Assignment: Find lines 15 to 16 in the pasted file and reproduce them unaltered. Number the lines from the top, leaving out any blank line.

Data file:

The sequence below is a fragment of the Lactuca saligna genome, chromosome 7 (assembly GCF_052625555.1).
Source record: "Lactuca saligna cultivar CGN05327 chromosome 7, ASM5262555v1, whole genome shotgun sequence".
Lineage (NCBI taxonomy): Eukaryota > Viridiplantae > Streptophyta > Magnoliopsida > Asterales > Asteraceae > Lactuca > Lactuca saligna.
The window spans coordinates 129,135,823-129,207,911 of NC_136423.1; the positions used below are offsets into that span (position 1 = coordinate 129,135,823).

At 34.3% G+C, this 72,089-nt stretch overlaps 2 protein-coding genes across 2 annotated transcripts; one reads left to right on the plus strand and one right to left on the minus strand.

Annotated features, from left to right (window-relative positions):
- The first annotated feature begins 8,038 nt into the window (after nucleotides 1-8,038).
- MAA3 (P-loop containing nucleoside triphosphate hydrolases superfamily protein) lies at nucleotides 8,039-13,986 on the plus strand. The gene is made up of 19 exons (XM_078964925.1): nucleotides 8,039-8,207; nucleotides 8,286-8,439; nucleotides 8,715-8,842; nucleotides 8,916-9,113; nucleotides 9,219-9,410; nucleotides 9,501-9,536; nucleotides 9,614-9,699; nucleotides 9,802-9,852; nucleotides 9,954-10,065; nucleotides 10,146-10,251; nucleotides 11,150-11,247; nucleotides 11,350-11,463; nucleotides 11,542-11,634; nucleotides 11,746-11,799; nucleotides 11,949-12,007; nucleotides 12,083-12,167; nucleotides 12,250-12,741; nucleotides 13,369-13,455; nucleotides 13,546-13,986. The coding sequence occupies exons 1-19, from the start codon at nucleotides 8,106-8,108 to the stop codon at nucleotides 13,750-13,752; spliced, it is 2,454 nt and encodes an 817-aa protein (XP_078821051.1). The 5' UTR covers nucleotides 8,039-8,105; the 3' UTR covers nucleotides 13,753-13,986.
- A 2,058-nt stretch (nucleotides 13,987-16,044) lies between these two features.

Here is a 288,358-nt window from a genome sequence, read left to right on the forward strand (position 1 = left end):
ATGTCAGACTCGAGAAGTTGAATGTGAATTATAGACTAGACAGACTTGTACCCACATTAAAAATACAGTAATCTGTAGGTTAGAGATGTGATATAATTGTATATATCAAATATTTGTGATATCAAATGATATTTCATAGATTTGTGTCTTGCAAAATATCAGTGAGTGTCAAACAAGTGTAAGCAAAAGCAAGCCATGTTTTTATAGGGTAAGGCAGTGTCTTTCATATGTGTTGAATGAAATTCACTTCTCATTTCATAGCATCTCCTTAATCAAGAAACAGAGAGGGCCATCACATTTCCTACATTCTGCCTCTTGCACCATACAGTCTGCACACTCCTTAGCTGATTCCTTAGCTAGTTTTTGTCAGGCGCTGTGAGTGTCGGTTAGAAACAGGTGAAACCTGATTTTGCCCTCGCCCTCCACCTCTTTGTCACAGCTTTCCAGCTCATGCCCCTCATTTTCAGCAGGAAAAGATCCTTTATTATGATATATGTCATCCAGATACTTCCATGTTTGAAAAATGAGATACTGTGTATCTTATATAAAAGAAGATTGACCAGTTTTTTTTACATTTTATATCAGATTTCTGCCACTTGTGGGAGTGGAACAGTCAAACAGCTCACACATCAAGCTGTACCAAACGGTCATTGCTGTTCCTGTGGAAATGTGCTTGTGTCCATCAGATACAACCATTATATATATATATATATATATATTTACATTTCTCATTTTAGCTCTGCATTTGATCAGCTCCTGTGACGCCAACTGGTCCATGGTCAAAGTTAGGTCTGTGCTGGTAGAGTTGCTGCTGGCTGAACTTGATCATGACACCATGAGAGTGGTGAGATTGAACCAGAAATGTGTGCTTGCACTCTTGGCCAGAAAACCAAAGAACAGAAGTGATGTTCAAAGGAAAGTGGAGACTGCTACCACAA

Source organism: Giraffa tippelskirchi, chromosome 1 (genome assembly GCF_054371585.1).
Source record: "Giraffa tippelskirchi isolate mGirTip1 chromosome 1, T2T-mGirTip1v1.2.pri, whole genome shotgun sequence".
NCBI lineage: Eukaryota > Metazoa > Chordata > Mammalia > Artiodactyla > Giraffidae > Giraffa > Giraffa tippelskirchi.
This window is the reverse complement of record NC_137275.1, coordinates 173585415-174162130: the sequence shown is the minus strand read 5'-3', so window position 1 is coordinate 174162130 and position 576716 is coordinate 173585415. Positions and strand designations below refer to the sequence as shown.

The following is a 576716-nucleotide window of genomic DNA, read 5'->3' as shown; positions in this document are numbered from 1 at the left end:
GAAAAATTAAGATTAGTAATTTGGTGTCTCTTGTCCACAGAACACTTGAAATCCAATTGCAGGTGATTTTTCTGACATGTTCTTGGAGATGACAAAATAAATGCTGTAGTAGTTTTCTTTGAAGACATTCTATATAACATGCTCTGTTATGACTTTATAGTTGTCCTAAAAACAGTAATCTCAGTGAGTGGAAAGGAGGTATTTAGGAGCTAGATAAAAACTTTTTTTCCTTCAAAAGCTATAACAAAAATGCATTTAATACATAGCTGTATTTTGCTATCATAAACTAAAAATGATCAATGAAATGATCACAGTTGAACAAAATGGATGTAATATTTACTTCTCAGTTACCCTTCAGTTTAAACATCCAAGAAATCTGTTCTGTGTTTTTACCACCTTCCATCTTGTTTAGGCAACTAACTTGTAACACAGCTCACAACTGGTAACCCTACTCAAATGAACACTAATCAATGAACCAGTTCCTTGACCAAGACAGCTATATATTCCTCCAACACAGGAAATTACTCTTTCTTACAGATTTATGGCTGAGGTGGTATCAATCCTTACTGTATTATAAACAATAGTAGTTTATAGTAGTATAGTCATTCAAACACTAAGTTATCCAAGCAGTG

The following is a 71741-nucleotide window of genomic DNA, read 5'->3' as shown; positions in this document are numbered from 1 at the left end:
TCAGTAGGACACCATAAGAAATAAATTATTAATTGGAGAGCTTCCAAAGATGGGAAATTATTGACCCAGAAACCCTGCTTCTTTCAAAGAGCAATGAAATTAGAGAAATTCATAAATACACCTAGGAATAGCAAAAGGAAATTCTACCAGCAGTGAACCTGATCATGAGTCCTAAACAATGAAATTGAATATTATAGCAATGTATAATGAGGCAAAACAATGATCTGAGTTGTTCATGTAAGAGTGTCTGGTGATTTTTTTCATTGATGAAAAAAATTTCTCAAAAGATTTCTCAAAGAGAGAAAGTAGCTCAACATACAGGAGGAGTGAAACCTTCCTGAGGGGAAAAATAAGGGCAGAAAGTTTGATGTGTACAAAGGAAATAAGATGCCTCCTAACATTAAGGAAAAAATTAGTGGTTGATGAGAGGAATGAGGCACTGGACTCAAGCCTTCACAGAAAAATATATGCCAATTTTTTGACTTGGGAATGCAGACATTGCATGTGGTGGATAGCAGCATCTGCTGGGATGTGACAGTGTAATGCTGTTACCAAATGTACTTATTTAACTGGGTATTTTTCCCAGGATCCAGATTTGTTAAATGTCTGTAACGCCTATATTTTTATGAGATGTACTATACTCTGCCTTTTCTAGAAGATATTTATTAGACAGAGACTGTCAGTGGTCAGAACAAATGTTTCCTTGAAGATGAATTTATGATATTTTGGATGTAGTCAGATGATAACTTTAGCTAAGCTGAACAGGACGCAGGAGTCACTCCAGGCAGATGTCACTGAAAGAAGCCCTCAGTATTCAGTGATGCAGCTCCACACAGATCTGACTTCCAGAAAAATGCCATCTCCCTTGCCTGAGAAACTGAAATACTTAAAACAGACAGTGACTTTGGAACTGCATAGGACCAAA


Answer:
This window is the reverse complement of record NC_137275.1, coordinates 173585415-174162130: the sequence shown is the minus strand read 5'-3', so window position 1 is coordinate 174162130 and position 576716 is coordinate 173585415. Positions and strand designations below refer to the sequence as shown.

The following is a 576716-nucleotide window of genomic DNA, read 5'->3' as shown; positions in this document are numbered from 1 at the left end: